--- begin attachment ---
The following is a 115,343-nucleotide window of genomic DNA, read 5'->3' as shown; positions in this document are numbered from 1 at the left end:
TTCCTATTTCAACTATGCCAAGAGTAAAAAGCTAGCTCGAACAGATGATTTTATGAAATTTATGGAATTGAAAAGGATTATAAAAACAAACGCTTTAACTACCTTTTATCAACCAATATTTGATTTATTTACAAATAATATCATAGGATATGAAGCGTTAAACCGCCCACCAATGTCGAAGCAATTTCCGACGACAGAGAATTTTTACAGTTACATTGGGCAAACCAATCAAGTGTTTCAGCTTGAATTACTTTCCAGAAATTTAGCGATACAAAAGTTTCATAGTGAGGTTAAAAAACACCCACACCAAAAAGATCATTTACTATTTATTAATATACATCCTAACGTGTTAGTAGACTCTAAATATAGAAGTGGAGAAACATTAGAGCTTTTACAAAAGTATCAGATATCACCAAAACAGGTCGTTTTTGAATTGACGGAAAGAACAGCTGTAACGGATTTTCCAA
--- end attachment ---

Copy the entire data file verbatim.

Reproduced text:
The following is a 115,343-nucleotide window of genomic DNA, read 5'->3' as shown; positions in this document are numbered from 1 at the left end:
TTCCTATTTCAACTATGCCAAGAGTAAAAAGCTAGCTCGAACAGATGATTTTATGAAATTTATGGAATTGAAAAGGATTATAAAAACAAACGCTTTAACTACCTTTTATCAACCAATATTTGATTTATTTACAAATAATATCATAGGATATGAAGCGTTAAACCGCCCACCAATGTCGAAGCAATTTCCGACGACAGAGAATTTTTACAGTTACATTGGGCAAACCAATCAAGTGTTTCAGCTTGAATTACTTTCCAGAAATTTAGCGATACAAAAGTTTCATAGTGAGGTTAAAAAACACCCACACCAAAAAGATCATTTACTATTTATTAATATACATCCTAACGTGTTAGTAGACTCTAAATATAGAAGTGGAGAAACATTAGAGCTTTTACAAAAGTATCAGATATCACCAAAACAGGTCGTTTTTGAATTGACGGAAAGAACAGCTGTAACGGATTTTCCAA